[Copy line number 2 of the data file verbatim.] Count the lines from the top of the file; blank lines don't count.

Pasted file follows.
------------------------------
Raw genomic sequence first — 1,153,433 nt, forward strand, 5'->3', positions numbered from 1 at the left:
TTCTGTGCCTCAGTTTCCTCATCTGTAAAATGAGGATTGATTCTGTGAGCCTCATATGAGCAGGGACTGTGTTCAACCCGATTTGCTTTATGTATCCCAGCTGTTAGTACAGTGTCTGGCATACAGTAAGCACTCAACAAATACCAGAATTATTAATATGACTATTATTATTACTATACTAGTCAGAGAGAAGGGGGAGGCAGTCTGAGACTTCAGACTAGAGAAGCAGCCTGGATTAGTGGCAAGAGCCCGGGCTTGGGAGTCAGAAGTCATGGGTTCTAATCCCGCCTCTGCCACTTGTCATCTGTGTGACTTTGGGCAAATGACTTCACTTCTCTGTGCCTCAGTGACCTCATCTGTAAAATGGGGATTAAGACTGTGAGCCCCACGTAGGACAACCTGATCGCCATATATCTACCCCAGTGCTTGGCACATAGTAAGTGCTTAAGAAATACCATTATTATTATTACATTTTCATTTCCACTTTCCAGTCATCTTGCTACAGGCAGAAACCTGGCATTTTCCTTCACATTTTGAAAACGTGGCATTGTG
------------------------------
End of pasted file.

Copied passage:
TTCTGTGCCTCAGTTTCCTCATCTGTAAAATGAGGATTGATTCTGTGAGCCTCATATGAGCAGGGACTGTGTTCAACCCGATTTGCTTTATGTATCCCAGCTGTTAGTACAGTGTCTGGCATACAGTAAGCACTCAACAAATACCAGAATTATTAATATGACTATTATTATTACTATACTAGTCAGAGAGAAGGGGGAGGCAGTCTGAGACTTCAGACTAGAGAAGCAGCCTGGATTAGTGGCAAGAGCCCGGGCTTGGGAGTCAGAAGTCATGGGTTCTAATCCCGCCTCTGCCACTTGTCATCTGTGTGACTTTGGGCAAATGACTTCACTTCTCTGTGCCTCAGTGACCTCATCTGTAAAATGGGGATTAAGACTGTGAGCCCCACGTAGGACAACCTGATCGCCATATATCTACCCCAGTGCTTGGCACATAGTAAGTGCTTAAGAAATACCATTATTATTATTACATTTTCATTTCCACTTTCCAGTCATCTTGCTACAGGCAGAAACCTGGCATTTTCCTTCACATTTTGAAAACGTGGCATTGTG